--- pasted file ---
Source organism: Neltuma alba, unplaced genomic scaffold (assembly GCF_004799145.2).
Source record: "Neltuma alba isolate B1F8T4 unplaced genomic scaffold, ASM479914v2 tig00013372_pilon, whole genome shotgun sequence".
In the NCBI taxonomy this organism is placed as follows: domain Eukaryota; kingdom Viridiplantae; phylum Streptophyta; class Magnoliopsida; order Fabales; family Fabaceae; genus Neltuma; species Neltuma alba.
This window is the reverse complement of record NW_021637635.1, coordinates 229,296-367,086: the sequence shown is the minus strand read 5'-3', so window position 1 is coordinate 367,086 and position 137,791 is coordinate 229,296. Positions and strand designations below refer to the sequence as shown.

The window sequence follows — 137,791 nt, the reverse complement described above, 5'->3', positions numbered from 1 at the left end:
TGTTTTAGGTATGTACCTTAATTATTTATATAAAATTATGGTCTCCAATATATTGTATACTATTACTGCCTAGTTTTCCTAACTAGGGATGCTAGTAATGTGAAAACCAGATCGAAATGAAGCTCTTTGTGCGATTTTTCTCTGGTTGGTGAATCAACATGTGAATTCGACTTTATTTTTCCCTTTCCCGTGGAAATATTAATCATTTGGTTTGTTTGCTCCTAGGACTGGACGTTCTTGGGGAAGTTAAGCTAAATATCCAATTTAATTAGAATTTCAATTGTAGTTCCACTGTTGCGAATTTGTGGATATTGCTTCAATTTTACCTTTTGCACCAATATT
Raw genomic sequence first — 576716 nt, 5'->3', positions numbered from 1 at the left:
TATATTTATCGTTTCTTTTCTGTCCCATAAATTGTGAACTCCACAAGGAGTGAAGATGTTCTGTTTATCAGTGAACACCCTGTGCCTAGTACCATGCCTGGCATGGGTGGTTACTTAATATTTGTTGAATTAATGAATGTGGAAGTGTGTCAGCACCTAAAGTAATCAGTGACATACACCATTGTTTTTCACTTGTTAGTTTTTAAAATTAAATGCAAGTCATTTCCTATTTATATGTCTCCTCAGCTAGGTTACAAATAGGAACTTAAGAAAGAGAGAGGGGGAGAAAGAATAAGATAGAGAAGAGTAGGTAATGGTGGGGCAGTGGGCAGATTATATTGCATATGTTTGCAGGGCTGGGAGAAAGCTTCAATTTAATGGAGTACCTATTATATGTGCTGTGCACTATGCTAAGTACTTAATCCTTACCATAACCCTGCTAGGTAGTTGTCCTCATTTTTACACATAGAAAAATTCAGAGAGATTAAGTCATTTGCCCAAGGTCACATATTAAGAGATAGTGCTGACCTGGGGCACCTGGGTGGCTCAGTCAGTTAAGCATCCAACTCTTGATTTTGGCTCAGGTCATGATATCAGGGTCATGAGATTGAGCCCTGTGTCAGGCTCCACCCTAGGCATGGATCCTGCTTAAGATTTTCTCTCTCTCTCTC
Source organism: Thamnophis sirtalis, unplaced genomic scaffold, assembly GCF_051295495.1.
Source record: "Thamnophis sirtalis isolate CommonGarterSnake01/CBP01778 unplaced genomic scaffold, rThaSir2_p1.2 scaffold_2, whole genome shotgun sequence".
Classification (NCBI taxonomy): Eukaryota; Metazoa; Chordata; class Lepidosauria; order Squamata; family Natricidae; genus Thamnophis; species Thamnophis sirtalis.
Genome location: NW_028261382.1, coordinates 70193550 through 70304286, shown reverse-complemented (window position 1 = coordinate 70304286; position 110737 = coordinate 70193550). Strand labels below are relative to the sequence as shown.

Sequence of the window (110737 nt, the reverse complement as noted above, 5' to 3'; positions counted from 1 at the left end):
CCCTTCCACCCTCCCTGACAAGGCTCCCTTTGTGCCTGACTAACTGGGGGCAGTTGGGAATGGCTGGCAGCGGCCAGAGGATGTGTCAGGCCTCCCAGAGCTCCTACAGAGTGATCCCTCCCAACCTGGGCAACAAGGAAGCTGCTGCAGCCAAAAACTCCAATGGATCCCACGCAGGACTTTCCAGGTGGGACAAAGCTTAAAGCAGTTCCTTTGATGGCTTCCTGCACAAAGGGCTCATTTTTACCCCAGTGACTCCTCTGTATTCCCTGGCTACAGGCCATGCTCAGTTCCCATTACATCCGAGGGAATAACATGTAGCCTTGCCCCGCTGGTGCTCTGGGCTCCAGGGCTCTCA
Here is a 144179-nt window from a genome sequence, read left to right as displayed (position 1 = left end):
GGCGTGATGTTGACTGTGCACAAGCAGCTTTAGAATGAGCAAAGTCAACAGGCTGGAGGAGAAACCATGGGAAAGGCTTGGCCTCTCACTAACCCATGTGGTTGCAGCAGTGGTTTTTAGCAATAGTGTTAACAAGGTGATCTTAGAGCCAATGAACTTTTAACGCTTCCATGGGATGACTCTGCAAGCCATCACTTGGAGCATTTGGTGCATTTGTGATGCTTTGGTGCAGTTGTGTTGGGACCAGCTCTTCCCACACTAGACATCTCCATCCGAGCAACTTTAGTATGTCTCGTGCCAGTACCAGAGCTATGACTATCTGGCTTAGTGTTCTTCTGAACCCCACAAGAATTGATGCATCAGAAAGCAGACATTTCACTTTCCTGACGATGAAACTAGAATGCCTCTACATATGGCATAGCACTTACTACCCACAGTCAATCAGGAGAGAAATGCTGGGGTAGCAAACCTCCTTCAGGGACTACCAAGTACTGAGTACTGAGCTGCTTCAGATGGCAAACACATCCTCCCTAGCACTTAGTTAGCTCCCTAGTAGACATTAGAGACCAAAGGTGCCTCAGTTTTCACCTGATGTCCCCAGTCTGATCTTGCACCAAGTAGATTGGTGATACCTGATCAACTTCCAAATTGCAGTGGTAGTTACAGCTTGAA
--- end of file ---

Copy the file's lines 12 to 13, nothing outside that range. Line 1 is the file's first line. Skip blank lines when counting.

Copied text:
Genome location: NW_028261382.1, coordinates 70193550 through 70304286, shown reverse-complemented (window position 1 = coordinate 70304286; position 110737 = coordinate 70193550). Strand labels below are relative to the sequence as shown.

Sequence of the window (110737 nt, the reverse complement as noted above, 5' to 3'; positions counted from 1 at the left end):